Watching my weight with Apple Watch
A few months ago one of my friends published a photo of us on Facebook that was taken over 20 years ago. In that photo I am completely different person, and I don't mean the time that passed that left wrinkles on my face. I am talking about my size.
Over 30 kg (66 lbs) overweight - that's the effect of a sedentary lifestyle behind my desk and computer. Unfortunately, for a long time my XXL size wasn't enough motivation to work out on regular basis or just to be more active. My friends were witnessing kind of a flash in the pan on those occasions when I started to train intensively for a week or two. I am of the opinion that I didn't have a proper tool to remind me about activity goals I set. Well, I was using RunKeeper and the Steps+ app on my iPhone. I was even checking the Health app to see how many floors I climbed each day (living on the fourth floor of a building without an elevator kept me in relatively good physical condition over the years). Unfortunately, all the information that could inspire me to be more active or keep going with my goals was hidden inside those apps. The only exception was the Misfit app on my Pebble Watch that presented progress towards a daily step goal on its own watch face.
When I put an Apple Watch on my wrist for the very first time I already knew about its fitness features: the heart rate sensor, burned calories count, and distance recording. I optimistically assumed that it would help me keep my activity on a relatively high level. However at the beginning I was cheating myself with wishful thinking, as if the Apple Watch itself, like a device from a science fiction movie, would put an army of nano robots into my body. They would burn all the fat, cut my stomach size and "automagically" make me an in-shape and healthy person, and I'd wake up the next morning completely new. Unfortunately, or even luckily, that was not going to happen. I had to understand that the pleasure of achieving a goal is as big as the painful road that leads to it.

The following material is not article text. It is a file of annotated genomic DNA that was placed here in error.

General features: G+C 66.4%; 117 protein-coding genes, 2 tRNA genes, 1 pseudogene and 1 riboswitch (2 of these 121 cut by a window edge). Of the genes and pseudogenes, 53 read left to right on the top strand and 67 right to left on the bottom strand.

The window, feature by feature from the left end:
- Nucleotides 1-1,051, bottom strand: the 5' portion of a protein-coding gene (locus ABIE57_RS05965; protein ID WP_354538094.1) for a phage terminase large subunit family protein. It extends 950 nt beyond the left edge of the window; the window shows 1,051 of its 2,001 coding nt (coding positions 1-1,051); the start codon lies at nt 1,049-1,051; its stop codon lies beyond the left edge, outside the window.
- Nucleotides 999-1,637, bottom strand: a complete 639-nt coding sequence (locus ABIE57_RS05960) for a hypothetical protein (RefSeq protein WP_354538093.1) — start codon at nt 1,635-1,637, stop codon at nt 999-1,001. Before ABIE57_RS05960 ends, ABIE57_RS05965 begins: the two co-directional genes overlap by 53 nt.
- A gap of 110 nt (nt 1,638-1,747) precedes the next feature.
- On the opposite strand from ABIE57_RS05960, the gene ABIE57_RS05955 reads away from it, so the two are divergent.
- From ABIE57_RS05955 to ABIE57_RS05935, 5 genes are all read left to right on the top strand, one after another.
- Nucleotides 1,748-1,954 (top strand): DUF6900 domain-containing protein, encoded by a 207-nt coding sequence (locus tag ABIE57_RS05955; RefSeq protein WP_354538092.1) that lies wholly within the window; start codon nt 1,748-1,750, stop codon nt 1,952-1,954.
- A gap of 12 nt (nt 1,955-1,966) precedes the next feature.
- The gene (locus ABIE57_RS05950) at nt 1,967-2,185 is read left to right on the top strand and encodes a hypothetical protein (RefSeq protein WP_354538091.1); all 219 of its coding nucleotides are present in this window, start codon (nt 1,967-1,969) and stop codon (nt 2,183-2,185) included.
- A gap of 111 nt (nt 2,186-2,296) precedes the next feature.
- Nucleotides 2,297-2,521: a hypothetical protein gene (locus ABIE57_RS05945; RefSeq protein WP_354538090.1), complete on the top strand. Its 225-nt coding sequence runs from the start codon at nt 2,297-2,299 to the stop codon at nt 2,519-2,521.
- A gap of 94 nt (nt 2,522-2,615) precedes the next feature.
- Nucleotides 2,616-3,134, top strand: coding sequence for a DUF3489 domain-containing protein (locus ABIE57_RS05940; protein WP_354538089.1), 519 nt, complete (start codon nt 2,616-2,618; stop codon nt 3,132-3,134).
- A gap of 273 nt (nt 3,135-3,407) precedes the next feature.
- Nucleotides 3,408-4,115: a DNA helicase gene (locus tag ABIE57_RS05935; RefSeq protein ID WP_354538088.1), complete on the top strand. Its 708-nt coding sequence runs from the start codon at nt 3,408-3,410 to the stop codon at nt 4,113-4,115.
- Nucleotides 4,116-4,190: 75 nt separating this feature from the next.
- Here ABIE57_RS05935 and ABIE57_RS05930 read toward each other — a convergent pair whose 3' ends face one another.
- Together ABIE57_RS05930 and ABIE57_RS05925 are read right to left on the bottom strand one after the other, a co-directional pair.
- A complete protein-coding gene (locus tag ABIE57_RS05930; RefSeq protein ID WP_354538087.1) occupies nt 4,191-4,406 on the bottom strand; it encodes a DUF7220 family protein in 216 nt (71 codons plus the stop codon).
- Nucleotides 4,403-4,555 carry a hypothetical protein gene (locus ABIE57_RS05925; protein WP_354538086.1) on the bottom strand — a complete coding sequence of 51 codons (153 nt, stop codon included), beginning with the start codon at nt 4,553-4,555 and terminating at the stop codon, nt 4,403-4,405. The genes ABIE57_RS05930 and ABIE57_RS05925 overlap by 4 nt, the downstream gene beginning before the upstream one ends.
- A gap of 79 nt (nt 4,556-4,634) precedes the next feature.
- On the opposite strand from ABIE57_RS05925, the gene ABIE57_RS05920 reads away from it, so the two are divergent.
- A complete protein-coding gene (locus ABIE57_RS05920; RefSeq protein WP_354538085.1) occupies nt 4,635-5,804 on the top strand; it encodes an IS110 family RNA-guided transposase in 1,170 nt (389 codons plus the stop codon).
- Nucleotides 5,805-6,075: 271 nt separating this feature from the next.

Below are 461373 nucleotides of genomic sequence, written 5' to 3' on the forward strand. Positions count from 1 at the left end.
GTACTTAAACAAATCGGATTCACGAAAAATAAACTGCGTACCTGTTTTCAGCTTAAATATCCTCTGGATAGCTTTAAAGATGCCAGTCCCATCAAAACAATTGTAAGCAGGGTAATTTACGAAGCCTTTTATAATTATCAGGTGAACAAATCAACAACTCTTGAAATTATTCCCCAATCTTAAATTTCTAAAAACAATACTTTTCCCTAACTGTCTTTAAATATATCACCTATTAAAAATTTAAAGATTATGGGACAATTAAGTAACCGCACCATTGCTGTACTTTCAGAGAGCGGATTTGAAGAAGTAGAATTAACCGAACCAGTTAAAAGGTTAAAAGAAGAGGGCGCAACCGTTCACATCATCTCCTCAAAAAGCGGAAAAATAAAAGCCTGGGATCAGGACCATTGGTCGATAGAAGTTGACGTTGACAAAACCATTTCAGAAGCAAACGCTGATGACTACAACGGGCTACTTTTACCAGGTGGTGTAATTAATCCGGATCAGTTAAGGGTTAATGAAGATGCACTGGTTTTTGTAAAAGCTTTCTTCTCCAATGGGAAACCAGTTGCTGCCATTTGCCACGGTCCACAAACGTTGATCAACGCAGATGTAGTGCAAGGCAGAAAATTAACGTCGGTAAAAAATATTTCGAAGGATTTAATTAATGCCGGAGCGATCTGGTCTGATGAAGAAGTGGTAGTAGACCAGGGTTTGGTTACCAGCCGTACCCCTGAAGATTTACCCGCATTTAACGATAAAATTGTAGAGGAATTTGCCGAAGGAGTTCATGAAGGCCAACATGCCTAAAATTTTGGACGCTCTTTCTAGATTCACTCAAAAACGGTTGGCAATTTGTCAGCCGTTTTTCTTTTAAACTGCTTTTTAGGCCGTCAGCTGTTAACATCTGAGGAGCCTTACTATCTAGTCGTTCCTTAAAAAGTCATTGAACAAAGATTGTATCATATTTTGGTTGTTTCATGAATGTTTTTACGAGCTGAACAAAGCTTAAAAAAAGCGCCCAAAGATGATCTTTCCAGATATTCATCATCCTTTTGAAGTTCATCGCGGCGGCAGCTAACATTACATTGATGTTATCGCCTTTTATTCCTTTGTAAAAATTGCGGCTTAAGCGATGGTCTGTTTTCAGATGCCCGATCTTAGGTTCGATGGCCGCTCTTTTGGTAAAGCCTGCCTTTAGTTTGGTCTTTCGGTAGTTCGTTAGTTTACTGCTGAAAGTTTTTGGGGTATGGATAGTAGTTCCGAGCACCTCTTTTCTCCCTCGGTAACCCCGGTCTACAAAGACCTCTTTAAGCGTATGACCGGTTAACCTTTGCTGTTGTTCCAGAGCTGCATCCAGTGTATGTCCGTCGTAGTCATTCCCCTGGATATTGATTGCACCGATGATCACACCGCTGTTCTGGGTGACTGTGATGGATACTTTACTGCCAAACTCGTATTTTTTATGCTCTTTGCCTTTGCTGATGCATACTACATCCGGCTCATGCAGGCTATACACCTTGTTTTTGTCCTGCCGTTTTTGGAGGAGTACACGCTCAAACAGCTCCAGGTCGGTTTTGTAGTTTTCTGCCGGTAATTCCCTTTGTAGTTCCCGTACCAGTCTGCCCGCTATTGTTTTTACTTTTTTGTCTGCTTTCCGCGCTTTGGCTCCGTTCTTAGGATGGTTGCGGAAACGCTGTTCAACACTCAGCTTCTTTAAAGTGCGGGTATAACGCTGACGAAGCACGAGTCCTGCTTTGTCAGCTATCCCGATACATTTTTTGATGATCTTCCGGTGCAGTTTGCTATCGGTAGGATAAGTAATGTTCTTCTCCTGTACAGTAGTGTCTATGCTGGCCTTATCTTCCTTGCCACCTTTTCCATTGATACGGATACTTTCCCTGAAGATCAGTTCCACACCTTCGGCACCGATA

It turned out that the Apple Watch helped me in a much simpler way. It helped me to be motivated by keeping me updated -- without any hassle -- about my progress to achieving my goal, my daily level of actively burned calories, the duration of workouts and number of times I stood up during a day. It even reminds me to stand up and stretch my legs once an hour. Those notifications and standing up motivates me to do something else, like some simple exercises during a short break.
What motivates me the most are the progress rings. The smallest represents standing up and moving a bit, set by default to a few minutes every hour for 12 hours of day. The middle ring represents the daily duration of workouts, set by default to 30 minutes. The biggest ring shows the progress in achieving a goal to actively burn calories. I set it to 1500 calories per day.
Checking the time and my app notifications - and being an internet creature I do that frequently - I stare at those rings on the face of the Apple Watch, and I try to close those rings on daily basis. Maybe it is stupid, but this motivates me to go to the forest for a 6 mile walk or run for 30 minutes. There are days that I am not able to close those rings, but they are few and far between.
I don't mean that the Apple Watch is a magical device that will turn an overweight person like me into David Hasselhoff of "Baywatch". It reminds me about my goals, and the pleasure at the end of the day after achieving my goals and all the sweat and pain, is only mine.